Here’s one way to get a lot more people to take a vaccine: require it as a condition of employment.

Private companies can adopt that policy, which could have a big impact on the uptake of the new COVID-19 vaccines under rapid development. But such a move would be controversial.

The risk of a potential backlash can be seen in the vocal reaction against mask mandates coming from some corners. Given the current politics, imagine the potential opposition to requiring a coronavirus vaccine in order to come to the workplace.

“Employers are not trying to make a political statement, but they may be accused of it,” said L.J. Tan, chief strategy officer at the Immunization Action Coalition in St. Paul, Minn. “There’s a lot of autonomy and independence in the U.S., and that creates constant tension with the altruistic goal of trying to protect yourself and those around you.”

In the health-care industry, it’s fairly common for employers to require vaccines. The underlying premise is that health providers must take steps to protect their most vulnerable patients.

Last year, almost 45% of health-care workers said their employers required a flu shot, according to the Centers for Disease Control and Prevention. That aggressive approach paid off with 98% flu coverage among employees at those firms — twice as high as the flu immunization rate for the general public.

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Outside of health care, employers are much more likely to recommend a vaccine, rather than require it. A mandate can lead to worker objections over medical conditions, sincerely held religious beliefs and disabilities — and their claims are protected.

“In light of these exemptions and the risk of discrimination, the (Equal Employment Opportunity Commission) has advised that it is best practice to simply encourage employees to take the influenza vaccine rather than to mandate it,” two lawyers wrote in July in The National Law Review.

“A (COVID) mandate would be an issue for many employees,” said LaToya Alexander, a lawyer for Polsinelli in Dallas and co-author of the article. “Based on my clients, most don’t want to require a vaccine. We’re hearing a lot of, ‘What should we do? What can we do?’ ”

Employers often go to lengths to increase the uptake of annual flu shots in order to promote a healthier workforce. Many sponsor health fairs and bring in nurses to administer the vaccines for free. Some offer prizes and other incentives, and the COVID vaccine campaign is likely to have similar elements.

“It’ll be like the flu shot — plus, plus, plus,” said Harry D. Jones, a longtime employment lawyer for Littler Mendelson in Dallas. “There will be a lot more pressure to get it done because the cost to morale would be so great if companies have to exit the workplace again.”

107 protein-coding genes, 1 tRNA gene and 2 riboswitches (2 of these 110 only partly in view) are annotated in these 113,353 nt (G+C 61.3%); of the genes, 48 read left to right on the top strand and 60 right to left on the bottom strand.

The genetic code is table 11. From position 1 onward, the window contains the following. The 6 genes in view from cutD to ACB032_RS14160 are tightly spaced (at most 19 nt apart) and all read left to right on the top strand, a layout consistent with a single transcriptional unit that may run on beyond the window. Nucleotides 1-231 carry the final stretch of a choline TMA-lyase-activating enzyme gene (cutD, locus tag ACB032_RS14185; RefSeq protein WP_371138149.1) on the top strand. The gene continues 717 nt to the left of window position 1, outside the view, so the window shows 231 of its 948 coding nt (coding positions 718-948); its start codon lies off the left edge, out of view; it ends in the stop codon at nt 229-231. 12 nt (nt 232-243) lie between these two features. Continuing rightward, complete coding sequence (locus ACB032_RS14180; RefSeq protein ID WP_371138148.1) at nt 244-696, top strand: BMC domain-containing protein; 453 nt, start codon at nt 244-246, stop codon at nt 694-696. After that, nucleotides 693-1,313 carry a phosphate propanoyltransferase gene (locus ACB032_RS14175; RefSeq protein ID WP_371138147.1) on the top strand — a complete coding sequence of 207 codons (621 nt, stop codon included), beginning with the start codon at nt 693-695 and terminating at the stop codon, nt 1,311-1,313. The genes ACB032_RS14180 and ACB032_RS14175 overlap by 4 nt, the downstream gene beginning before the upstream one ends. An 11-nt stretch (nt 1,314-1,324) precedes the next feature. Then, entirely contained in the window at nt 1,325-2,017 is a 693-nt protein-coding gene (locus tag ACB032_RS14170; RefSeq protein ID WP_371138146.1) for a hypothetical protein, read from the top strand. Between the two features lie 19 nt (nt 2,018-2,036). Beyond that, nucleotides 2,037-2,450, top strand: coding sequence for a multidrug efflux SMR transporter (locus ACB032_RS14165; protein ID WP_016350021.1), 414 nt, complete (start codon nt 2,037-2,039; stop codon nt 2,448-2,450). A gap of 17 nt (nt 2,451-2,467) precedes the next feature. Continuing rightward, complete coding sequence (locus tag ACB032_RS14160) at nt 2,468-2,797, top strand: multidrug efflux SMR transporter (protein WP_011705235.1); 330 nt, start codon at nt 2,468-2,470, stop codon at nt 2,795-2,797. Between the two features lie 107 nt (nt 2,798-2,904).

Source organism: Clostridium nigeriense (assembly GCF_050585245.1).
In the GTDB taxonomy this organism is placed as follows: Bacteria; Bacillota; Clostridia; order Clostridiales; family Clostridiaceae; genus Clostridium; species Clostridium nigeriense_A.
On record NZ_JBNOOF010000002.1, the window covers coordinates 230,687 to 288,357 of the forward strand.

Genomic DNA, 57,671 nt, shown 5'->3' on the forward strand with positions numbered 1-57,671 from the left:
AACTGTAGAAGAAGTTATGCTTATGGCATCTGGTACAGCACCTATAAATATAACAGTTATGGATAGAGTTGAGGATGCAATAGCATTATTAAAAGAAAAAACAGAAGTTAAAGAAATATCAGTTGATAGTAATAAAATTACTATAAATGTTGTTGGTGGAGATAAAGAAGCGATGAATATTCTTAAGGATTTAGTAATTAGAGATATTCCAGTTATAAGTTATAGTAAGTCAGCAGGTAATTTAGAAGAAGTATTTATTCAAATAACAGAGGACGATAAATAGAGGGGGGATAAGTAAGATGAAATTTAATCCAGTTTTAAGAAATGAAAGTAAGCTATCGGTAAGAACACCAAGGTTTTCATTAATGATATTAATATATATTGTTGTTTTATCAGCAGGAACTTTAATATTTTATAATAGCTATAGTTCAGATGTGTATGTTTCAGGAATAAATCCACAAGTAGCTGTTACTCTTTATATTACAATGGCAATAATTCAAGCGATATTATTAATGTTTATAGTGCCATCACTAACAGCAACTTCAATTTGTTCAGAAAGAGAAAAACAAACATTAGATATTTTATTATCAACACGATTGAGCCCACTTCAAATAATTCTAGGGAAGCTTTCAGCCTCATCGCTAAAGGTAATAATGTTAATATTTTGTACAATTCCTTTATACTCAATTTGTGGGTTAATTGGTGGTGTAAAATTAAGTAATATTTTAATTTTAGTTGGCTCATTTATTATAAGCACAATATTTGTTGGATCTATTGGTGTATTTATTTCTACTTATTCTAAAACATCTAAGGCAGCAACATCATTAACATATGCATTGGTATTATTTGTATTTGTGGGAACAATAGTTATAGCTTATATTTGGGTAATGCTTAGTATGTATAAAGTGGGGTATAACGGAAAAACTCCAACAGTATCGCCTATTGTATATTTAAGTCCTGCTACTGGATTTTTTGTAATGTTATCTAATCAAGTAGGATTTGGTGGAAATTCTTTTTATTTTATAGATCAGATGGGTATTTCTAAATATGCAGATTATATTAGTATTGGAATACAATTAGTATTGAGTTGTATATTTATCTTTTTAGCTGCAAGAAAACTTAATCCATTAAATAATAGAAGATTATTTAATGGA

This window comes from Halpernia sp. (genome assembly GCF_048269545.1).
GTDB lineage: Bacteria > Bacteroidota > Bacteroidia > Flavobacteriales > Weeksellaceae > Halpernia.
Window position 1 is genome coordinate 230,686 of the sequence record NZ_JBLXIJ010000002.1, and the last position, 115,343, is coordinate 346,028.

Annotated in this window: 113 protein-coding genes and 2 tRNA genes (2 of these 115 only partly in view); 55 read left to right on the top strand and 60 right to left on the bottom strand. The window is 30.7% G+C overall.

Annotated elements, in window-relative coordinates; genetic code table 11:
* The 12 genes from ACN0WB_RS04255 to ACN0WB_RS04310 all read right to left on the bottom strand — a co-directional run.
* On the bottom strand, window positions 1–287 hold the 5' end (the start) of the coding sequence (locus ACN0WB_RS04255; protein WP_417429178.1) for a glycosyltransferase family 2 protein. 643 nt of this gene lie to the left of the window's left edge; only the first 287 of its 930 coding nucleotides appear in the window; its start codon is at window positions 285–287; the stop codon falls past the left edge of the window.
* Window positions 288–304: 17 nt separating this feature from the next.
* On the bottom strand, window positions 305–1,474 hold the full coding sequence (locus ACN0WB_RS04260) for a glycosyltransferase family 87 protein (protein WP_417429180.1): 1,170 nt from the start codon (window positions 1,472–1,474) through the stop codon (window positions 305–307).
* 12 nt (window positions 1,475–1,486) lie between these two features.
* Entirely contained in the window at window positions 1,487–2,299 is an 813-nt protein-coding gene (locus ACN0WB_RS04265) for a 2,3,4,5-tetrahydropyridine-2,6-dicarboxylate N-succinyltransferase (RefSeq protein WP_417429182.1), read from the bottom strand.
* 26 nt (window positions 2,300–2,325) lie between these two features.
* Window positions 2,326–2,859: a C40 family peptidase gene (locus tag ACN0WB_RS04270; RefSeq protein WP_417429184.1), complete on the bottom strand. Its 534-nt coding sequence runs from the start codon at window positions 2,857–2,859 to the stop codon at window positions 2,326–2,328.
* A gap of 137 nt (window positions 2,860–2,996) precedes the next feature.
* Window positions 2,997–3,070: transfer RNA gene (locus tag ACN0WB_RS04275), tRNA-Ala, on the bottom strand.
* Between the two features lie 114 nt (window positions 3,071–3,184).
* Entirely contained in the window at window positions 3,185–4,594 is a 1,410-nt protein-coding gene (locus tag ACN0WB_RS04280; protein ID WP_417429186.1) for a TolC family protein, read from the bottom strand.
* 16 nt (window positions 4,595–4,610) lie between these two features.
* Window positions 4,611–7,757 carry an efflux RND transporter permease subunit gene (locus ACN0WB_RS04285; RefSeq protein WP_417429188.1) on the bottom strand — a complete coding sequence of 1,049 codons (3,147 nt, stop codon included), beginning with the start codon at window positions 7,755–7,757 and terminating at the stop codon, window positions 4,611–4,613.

Many people already complain about the fatigue from social distancing and wearing masks. By next summer, if the coronavirus is still spreading rapidly, it’s going to be difficult for employers to accept that some workers just don’t want to get a vaccine, Jones said.

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“Employers will say, ‘We don’t want to make this mandatory,’ ” Jones said. “The CEOs and heads of HR (human resources) don’t want another drama or contentious fight. But they want to stop the quarantines and disruptions.

“If we have a vaccine that’s safe and working, they’re going to become frustrated and tired with just asking,” he said. “Companies think if they just ask nicely and tell the upside, employees will do it. But there’s going to be some holdouts.”

He points to the evolution over requiring masks. Many elected leaders, including Texas Gov. Greg Abbott, merely recommended that people wear face coverings in public. But as COVID-19 outbreaks grew, Abbott and others imposed mask mandates.

No one’s in a rush to announce a policy on the COVID vaccine, but some companies may become pioneers. Restaurants, for example, could stand apart by having all employees vaccinated — and bragging about COVID-safe policies. They already tout their approach to cleaning surfaces and providing curbside pickup.

“Economic factors will have a lot to do with how this unfolds, especially among workers who are facing the public,” said Robert Field, a law professor and health regulation expert at Drexel University in Philadelphia.

He said companies often require drug tests for employees and say the policy improves public safety. Requiring a vaccine could be considered in a similar light, especially if public recommendations don’t cut it.

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“If political leaders are ambivalent about a vaccine, that’s going to translate into public ambivalence,” Field said.

In Texas — a laggard on adult vaccinations, ranking dead last with Louisiana in a recent ranking by the Commonwealth Fund — just 25% of adults had the recommended flu and pneumonia vaccines in 2018

Most people won’t be able to get a COVID-19 vaccine for a while because health workers and other vulnerable groups will snap up early doses, said Tan of the Immunization Action Coalition. That will give private employers more time to assess the progress and determine how far they need to go.

“If 50% to 70% of their workers get vaccinated, employers won’t have to do much more,” Tan said. “But if it’s just 10% or 15%, then it may become a moral and ethical imperative. They may need to do something more dramatic to make sure their people are protected.”

More on the COVID-19 pandemic

(Jennifer Luxton / The Seattle Times)

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